Journey and Arrival

The entire process of preparing myself for my Spring semester in France had seemed so long and arduous that actually setting out to drive to the airport on New Year’s day was incredibly surreal. I had been viewing this day with equal parts excitement and worry for so long that when I finally got to the airport in Atlanta and said goodbye to my family, boyfriend, and dogs, I felt as though I was in some hyper-realistic dream or alternate reality. My flight was relatively uneventful, I was nervous in the beginning and then slept soundly for about six hours. I arrived in Frankfurt and went through customs, where I could finally show off that student visa I had fought so hard for.

The Black Forest, as seen from my airplane window.

My bus to Strasbourg didn’t leave for a couple of hours, so I lugged my bags around for a bit and explored the airport. The nice thing about international travel is that it constantly reminds me that I know absolutely nothing. Sure, I could know everything about my school, my town, my state. But even after numerous trips abroad, any alteration in language and culture makes me feel like an alien on my own planet.

After a short-ish bus ride (that I also slept through) I finally arrived in Strasbourg. The city center was beautiful and picturesque, although rainy. I took a taxi from the bus drop off to the Château de Pourtalès, where I would be staying. Unfortunately, despite taking two semesters of French classes and using various language apps (shout out to Duolingo) I immediately lost all knowledge of the French language as soon as I entered France. I spoke to my taxi driver in very apologetic English, which he probably didn’t understand.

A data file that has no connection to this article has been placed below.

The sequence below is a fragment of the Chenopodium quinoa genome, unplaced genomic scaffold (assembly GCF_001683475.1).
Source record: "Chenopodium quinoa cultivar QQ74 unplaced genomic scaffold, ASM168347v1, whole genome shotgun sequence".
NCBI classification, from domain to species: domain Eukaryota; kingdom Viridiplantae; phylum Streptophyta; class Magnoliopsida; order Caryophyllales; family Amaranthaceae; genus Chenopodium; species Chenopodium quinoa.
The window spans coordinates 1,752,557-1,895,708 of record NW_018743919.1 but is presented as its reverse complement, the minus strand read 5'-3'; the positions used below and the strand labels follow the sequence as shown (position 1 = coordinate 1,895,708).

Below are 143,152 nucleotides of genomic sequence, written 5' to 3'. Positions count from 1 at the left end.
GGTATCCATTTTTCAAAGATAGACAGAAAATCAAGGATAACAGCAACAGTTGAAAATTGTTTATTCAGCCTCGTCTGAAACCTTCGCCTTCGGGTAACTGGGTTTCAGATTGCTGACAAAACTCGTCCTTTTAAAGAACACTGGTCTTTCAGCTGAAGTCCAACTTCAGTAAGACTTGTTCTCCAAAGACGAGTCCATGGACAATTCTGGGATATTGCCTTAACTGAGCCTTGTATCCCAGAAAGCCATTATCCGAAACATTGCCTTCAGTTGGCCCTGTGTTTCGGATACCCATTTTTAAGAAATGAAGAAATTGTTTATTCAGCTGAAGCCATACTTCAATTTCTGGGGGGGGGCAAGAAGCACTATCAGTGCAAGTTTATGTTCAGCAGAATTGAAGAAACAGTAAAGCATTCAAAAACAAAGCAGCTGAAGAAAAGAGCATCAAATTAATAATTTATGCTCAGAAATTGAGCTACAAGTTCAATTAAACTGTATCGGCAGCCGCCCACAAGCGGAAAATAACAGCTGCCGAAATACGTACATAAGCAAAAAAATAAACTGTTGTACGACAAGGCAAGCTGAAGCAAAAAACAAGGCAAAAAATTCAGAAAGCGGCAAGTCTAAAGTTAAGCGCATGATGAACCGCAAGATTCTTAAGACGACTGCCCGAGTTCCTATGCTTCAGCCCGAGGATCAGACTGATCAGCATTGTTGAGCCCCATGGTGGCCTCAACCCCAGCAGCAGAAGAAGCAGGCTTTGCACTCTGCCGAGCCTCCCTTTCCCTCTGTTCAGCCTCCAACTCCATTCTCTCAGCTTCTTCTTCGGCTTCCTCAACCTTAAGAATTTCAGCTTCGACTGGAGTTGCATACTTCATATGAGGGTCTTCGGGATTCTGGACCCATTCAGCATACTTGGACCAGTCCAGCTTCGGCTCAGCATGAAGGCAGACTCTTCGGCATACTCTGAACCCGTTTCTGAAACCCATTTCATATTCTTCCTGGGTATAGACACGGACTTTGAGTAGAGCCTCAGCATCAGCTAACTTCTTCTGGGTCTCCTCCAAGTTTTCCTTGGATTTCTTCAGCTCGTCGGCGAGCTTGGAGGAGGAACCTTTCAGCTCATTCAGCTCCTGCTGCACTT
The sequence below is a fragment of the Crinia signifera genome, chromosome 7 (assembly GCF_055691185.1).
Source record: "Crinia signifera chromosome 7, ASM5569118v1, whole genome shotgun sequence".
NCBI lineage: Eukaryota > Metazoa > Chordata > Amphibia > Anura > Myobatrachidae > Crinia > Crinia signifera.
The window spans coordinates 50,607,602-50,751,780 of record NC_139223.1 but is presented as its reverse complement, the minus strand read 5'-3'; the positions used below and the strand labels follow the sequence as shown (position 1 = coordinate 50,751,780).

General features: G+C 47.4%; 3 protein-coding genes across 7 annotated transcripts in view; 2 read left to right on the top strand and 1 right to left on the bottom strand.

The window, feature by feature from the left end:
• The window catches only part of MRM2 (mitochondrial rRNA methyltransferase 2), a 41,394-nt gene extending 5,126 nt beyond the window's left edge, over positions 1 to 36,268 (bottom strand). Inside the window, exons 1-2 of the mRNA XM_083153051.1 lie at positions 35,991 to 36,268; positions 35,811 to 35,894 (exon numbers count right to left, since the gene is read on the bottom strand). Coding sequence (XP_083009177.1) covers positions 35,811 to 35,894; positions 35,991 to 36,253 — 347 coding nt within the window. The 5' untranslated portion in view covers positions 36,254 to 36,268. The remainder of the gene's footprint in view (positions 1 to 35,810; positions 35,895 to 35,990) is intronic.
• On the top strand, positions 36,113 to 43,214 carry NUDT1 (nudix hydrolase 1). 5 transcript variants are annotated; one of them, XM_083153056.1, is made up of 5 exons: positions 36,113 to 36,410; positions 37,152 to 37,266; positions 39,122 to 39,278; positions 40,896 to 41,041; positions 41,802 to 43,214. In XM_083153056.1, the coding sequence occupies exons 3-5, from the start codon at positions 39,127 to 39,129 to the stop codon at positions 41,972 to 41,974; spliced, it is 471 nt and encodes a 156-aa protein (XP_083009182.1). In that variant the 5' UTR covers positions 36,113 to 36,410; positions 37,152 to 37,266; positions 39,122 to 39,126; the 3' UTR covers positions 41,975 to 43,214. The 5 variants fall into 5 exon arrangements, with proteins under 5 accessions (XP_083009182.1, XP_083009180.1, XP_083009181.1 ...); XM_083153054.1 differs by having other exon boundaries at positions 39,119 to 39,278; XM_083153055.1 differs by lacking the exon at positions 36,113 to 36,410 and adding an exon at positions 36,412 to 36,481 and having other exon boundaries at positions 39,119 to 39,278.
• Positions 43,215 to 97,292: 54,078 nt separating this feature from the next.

Upon my arrival at the Château, I was greeted by my program’s coordinator Lisa, who gave me a brief tour of the building and showed me to my room. My room is lovely and overlooks the park that essentially surrounds the building. I am in one of the only single rooms which is nice, but potentially lonely I suppose. Luckily, there is plenty of common space and a big kitchen for all of us students so I doubt that I will be spending much time alone in my room anyway.

Once in my room, I unpacked my backpack and slept for four hours. When I got up, I made some soup and unpacked the rest of my things, and then promptly fell back asleep. Time is weird.

When I woke up the next morning, I was pretty excited about breakfast. The Château offers a continental breakfast every morning, and students are always allowed to partake. A table was laid out with various breads, fruits, cheeses, spreads, and juices. I had the best croissant of my life and then took a short stroll through the surrounding park. Luckily, I met many friends (dogs) along the way. This made me feel better because they probably understand just as much French as I do.

Now everyone else is arriving (I flew out a day early), things are starting to feel a little more normal. We have an orientation dinner tonight, and then various tours of our city in the following days. I am excited to see what’s in store for me in the next few months, and can’t wait to explore a little!